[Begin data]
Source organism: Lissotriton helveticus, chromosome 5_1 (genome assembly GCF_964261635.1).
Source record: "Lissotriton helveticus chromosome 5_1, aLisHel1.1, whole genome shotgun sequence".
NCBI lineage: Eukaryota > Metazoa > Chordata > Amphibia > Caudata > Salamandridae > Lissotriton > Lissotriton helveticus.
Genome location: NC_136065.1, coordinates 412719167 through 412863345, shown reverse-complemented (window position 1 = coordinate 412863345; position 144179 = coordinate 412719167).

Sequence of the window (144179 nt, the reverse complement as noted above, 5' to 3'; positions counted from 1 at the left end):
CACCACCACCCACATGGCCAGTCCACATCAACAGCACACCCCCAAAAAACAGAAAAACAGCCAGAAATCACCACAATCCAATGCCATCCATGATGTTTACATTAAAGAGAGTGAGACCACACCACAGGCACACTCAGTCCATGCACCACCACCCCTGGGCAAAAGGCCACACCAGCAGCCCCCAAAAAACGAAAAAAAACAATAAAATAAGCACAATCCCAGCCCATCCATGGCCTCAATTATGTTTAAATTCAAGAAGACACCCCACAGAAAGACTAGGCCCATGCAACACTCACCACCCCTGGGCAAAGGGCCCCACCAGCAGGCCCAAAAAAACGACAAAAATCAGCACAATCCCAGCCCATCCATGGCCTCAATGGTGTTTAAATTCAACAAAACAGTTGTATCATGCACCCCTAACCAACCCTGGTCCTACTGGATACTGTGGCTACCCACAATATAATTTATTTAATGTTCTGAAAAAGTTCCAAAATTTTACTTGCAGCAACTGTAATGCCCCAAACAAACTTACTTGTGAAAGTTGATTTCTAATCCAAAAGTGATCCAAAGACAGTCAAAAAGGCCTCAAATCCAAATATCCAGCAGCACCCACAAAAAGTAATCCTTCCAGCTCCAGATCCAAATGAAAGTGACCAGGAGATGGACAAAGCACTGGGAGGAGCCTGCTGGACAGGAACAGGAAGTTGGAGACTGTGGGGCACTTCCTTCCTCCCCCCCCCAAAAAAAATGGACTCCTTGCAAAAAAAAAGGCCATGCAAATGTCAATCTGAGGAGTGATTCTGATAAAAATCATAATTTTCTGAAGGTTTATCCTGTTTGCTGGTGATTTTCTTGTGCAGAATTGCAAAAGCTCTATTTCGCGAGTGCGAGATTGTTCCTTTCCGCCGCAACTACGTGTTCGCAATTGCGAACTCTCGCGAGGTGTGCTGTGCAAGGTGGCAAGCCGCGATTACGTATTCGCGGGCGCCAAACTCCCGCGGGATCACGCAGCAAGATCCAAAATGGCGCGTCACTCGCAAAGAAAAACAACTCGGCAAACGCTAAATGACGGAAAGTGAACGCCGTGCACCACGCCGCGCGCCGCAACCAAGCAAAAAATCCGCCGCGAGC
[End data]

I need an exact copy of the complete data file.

Source organism: Lissotriton helveticus, chromosome 5_1 (genome assembly GCF_964261635.1).
Source record: "Lissotriton helveticus chromosome 5_1, aLisHel1.1, whole genome shotgun sequence".
NCBI lineage: Eukaryota > Metazoa > Chordata > Amphibia > Caudata > Salamandridae > Lissotriton > Lissotriton helveticus.
Genome location: NC_136065.1, coordinates 412719167 through 412863345, shown reverse-complemented (window position 1 = coordinate 412863345; position 144179 = coordinate 412719167).

Sequence of the window (144179 nt, the reverse complement as noted above, 5' to 3'; positions counted from 1 at the left end):
CACCACCACCCACATGGCCAGTCCACATCAACAGCACACCCCCAAAAAACAGAAAAACAGCCAGAAATCACCACAATCCAATGCCATCCATGATGTTTACATTAAAGAGAGTGAGACCACACCACAGGCACACTCAGTCCATGCACCACCACCCCTGGGCAAAAGGCCACACCAGCAGCCCCCAAAAAACGAAAAAAAACAATAAAATAAGCACAATCCCAGCCCATCCATGGCCTCAATTATGTTTAAATTCAAGAAGACACCCCACAGAAAGACTAGGCCCATGCAACACTCACCACCCCTGGGCAAAGGGCCCCACCAGCAGGCCCAAAAAAACGACAAAAATCAGCACAATCCCAGCCCATCCATGGCCTCAATGGTGTTTAAATTCAACAAAACAGTTGTATCATGCACCCCTAACCAACCCTGGTCCTACTGGATACTGTGGCTACCCACAATATAATTTATTTAATGTTCTGAAAAAGTTCCAAAATTTTACTTGCAGCAACTGTAATGCCCCAAACAAACTTACTTGTGAAAGTTGATTTCTAATCCAAAAGTGATCCAAAGACAGTCAAAAAGGCCTCAAATCCAAATATCCAGCAGCACCCACAAAAAGTAATCCTTCCAGCTCCAGATCCAAATGAAAGTGACCAGGAGATGGACAAAGCACTGGGAGGAGCCTGCTGGACAGGAACAGGAAGTTGGAGACTGTGGGGCACTTCCTTCCTCCCCCCCCCAAAAAAAATGGACTCCTTGCAAAAAAAAAGGCCATGCAAATGTCAATCTGAGGAGTGATTCTGATAAAAATCATAATTTTCTGAAGGTTTATCCTGTTTGCTGGTGATTTTCTTGTGCAGAATTGCAAAAGCTCTATTTCGCGAGTGCGAGATTGTTCCTTTCCGCCGCAACTACGTGTTCGCAATTGCGAACTCTCGCGAGGTGTGCTGTGCAAGGTGGCAAGCCGCGATTACGTATTCGCGGGCGCCAAACTCCCGCGGGATCACGCAGCAAGATCCAAAATGGCGCGTCACTCGCAAAGAAAAACAACTCGGCAAACGCTAAATGACGGAAAGTGAACGCCGTGCACCACGCCGCGCGCCGCAACCAAGCAAAAAATCCGCCGCGAGC